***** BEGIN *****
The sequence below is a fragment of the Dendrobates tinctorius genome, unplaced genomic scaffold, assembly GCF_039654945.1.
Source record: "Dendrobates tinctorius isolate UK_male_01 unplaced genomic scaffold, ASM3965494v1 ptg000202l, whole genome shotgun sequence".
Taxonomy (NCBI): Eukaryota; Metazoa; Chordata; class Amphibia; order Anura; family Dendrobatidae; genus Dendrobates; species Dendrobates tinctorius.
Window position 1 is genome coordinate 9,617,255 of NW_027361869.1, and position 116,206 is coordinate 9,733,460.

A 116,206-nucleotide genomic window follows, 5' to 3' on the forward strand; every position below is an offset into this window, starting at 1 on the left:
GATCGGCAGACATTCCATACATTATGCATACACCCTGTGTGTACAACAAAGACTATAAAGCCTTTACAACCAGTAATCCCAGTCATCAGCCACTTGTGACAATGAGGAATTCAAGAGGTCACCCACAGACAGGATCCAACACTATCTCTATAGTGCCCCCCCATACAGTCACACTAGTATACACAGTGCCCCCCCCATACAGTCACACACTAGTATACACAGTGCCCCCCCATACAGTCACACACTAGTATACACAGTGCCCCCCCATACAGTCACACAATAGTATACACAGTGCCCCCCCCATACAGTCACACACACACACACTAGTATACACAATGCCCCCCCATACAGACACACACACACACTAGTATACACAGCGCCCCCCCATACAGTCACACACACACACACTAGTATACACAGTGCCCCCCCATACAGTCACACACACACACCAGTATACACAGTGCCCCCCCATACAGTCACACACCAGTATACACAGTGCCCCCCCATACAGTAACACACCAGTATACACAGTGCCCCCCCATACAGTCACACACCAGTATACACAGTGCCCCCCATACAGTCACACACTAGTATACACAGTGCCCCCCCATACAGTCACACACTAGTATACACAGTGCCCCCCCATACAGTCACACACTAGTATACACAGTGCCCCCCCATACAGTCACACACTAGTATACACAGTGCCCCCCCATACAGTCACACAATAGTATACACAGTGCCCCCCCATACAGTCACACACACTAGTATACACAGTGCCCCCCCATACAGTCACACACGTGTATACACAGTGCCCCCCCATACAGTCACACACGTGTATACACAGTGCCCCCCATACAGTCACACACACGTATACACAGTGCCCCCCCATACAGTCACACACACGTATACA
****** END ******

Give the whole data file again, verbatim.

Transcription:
The sequence below is a fragment of the Dendrobates tinctorius genome, unplaced genomic scaffold, assembly GCF_039654945.1.
Source record: "Dendrobates tinctorius isolate UK_male_01 unplaced genomic scaffold, ASM3965494v1 ptg000202l, whole genome shotgun sequence".
Taxonomy (NCBI): Eukaryota; Metazoa; Chordata; class Amphibia; order Anura; family Dendrobatidae; genus Dendrobates; species Dendrobates tinctorius.
Window position 1 is genome coordinate 9,617,255 of NW_027361869.1, and position 116,206 is coordinate 9,733,460.

A 116,206-nucleotide genomic window follows, 5' to 3' on the forward strand; every position below is an offset into this window, starting at 1 on the left:
GATCGGCAGACATTCCATACATTATGCATACACCCTGTGTGTACAACAAAGACTATAAAGCCTTTACAACCAGTAATCCCAGTCATCAGCCACTTGTGACAATGAGGAATTCAAGAGGTCACCCACAGACAGGATCCAACACTATCTCTATAGTGCCCCCCCATACAGTCACACTAGTATACACAGTGCCCCCCCCATACAGTCACACACTAGTATACACAGTGCCCCCCCATACAGTCACACACTAGTATACACAGTGCCCCCCCATACAGTCACACAATAGTATACACAGTGCCCCCCCCATACAGTCACACACACACACACTAGTATACACAATGCCCCCCCATACAGACACACACACACACTAGTATACACAGCGCCCCCCCATACAGTCACACACACACACACTAGTATACACAGTGCCCCCCCATACAGTCACACACACACACCAGTATACACAGTGCCCCCCCATACAGTCACACACCAGTATACACAGTGCCCCCCCATACAGTAACACACCAGTATACACAGTGCCCCCCCATACAGTCACACACCAGTATACACAGTGCCCCCCATACAGTCACACACTAGTATACACAGTGCCCCCCCATACAGTCACACACTAGTATACACAGTGCCCCCCCATACAGTCACACACTAGTATACACAGTGCCCCCCCATACAGTCACACACTAGTATACACAGTGCCCCCCCATACAGTCACACAATAGTATACACAGTGCCCCCCCATACAGTCACACACACTAGTATACACAGTGCCCCCCCATACAGTCACACACGTGTATACACAGTGCCCCCCCATACAGTCACACACGTGTATACACAGTGCCCCCCATACAGTCACACACACGTATACACAGTGCCCCCCCATACAGTCACACACACGTATACA